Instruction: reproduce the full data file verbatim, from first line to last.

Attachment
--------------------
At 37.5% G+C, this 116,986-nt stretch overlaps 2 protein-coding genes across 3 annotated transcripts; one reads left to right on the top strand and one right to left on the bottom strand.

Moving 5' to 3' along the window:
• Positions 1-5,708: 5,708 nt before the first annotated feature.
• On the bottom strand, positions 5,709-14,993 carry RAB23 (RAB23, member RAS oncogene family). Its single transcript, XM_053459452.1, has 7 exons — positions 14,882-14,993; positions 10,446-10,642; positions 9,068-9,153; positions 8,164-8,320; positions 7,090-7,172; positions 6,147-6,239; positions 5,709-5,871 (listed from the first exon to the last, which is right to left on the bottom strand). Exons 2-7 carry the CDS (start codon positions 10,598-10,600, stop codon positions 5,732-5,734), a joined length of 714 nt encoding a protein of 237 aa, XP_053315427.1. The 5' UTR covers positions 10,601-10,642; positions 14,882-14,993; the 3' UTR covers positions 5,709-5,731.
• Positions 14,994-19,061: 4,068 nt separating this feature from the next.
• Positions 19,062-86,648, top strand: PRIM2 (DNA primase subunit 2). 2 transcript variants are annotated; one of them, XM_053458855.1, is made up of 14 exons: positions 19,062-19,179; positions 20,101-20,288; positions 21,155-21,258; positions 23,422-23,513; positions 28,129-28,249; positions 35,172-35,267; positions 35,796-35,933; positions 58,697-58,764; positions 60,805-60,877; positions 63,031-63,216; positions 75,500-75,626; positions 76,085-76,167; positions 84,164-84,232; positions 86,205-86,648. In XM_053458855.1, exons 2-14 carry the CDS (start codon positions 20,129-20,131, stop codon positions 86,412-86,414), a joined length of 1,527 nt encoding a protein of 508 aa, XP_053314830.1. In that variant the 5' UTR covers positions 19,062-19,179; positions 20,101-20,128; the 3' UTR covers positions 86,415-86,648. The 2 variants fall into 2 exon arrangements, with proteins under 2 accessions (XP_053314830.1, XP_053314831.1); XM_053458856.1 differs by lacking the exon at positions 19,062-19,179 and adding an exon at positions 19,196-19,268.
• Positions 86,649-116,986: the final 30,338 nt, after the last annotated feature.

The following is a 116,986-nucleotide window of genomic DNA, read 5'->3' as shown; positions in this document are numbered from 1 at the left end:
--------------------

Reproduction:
At 37.5% G+C, this 116,986-nt stretch overlaps 2 protein-coding genes across 3 annotated transcripts; one reads left to right on the top strand and one right to left on the bottom strand.

Moving 5' to 3' along the window:
• Positions 1-5,708: 5,708 nt before the first annotated feature.
• On the bottom strand, positions 5,709-14,993 carry RAB23 (RAB23, member RAS oncogene family). Its single transcript, XM_053459452.1, has 7 exons — positions 14,882-14,993; positions 10,446-10,642; positions 9,068-9,153; positions 8,164-8,320; positions 7,090-7,172; positions 6,147-6,239; positions 5,709-5,871 (listed from the first exon to the last, which is right to left on the bottom strand). Exons 2-7 carry the CDS (start codon positions 10,598-10,600, stop codon positions 5,732-5,734), a joined length of 714 nt encoding a protein of 237 aa, XP_053315427.1. The 5' UTR covers positions 10,601-10,642; positions 14,882-14,993; the 3' UTR covers positions 5,709-5,731.
• Positions 14,994-19,061: 4,068 nt separating this feature from the next.
• Positions 19,062-86,648, top strand: PRIM2 (DNA primase subunit 2). 2 transcript variants are annotated; one of them, XM_053458855.1, is made up of 14 exons: positions 19,062-19,179; positions 20,101-20,288; positions 21,155-21,258; positions 23,422-23,513; positions 28,129-28,249; positions 35,172-35,267; positions 35,796-35,933; positions 58,697-58,764; positions 60,805-60,877; positions 63,031-63,216; positions 75,500-75,626; positions 76,085-76,167; positions 84,164-84,232; positions 86,205-86,648. In XM_053458855.1, exons 2-14 carry the CDS (start codon positions 20,129-20,131, stop codon positions 86,412-86,414), a joined length of 1,527 nt encoding a protein of 508 aa, XP_053314830.1. In that variant the 5' UTR covers positions 19,062-19,179; positions 20,101-20,128; the 3' UTR covers positions 86,415-86,648. The 2 variants fall into 2 exon arrangements, with proteins under 2 accessions (XP_053314830.1, XP_053314831.1); XM_053458856.1 differs by lacking the exon at positions 19,062-19,179 and adding an exon at positions 19,196-19,268.
• Positions 86,649-116,986: the final 30,338 nt, after the last annotated feature.

The following is a 116,986-nucleotide window of genomic DNA, read 5'->3' as shown; positions in this document are numbered from 1 at the left end: